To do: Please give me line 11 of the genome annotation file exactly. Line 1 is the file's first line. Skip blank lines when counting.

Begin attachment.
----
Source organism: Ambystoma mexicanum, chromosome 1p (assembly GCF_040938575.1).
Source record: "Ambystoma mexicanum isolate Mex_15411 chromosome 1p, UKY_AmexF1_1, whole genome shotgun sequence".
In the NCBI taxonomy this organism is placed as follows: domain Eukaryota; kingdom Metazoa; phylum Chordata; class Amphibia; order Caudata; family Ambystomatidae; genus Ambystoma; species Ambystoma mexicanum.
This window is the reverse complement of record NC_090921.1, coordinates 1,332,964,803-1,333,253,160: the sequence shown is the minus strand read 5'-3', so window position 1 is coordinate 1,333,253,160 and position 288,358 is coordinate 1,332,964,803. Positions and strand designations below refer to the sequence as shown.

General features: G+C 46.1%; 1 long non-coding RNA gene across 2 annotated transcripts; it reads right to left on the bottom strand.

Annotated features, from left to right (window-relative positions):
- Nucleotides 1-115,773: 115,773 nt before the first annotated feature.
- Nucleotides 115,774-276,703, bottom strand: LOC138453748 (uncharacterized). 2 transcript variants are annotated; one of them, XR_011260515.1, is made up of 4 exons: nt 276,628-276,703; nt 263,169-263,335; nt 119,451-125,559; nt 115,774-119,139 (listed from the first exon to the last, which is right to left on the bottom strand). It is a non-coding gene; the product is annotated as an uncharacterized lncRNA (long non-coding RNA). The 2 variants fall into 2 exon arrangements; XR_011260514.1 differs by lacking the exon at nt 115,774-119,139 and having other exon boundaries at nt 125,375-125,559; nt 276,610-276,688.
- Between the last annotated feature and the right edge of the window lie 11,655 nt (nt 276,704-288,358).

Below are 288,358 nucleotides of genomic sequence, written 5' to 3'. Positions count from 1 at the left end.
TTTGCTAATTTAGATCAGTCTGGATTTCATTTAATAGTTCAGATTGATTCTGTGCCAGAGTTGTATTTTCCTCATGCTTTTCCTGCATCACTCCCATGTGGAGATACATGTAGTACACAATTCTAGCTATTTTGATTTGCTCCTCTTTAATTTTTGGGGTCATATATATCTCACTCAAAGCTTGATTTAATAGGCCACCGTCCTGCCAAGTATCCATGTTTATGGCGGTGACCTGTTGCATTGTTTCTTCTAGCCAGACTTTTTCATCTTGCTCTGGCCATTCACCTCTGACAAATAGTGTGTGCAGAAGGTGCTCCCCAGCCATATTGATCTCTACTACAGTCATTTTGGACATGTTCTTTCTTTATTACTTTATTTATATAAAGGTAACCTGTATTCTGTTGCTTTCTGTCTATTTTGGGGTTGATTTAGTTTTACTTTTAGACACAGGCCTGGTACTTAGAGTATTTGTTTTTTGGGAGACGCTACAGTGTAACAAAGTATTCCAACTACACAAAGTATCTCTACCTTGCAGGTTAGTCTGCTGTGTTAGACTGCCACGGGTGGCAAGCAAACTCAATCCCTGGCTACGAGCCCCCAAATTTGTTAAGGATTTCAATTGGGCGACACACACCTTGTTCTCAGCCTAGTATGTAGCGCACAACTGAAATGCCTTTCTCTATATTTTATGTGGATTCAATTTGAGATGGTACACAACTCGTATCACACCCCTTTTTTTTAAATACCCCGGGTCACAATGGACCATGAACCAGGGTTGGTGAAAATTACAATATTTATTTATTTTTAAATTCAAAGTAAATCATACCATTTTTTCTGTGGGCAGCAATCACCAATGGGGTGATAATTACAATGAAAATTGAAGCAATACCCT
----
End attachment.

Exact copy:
TTTGCTAATTTAGATCAGTCTGGATTTCATTTAATAGTTCAGATTGATTCTGTGCCAGAGTTGTATTTTCCTCATGCTTTTCCTGCATCACTCCCATGTGGAGATACATGTAGTACACAATTCTAGCTATTTTGATTTGCTCCTCTTTAATTTTTGGGGTCATATATATCTCACTCAAAGCTTGATTTAATAGGCCACCGTCCTGCCAAGTATCCATGTTTATGGCGGTGACCTGTTGCATTGTTTCTTCTAGCCAGACTTTTTCATCTTGCTCTGGCCATTCACCTCTGACAAATAGTGTGTGCAGAAGGTGCTCCCCAGCCATATTGATCTCTACTACAGTCATTTTGGACATGTTCTTTCTTTATTACTTTATTTATATAAAGGTAACCTGTATTCTGTTGCTTTCTGTCTATTTTGGGGTTGATTTAGTTTTACTTTTAGACACAGGCCTGGTACTTAGAGTATTTGTTTTTTGGGAGACGCTACAGTGTAACAAAGTATTCCAACTACACAAAGTATCTCTACCTTGCAGGTTAGTCTGCTGTGTTAGACTGCCACGGGTGGCAAGCAAACTCAATCCCTGGCTACGAGCCCCCAAATTTGTTAAGGATTTCAATTGGGCGACACACACCTTGTTCTCAGCCTAGTATGTAGCGCACAACTGAAATGCCTTTCTCTATATTTTATGTGGATTCAATTTGAGATGGTACACAACTCGTATCACACCCCTTTTTTTTAAATACCCCGGGTCACAATGGACCATGAACCAGGGTTGGTGAAAATTACAATATTTATTTATTTTTAAATTCAAAGTAAATCATACCATTTTTTCTGTGGGCAGCAATCACCAATGGGGTGATAATTACAATGAAAATTGAAGCAATACCCT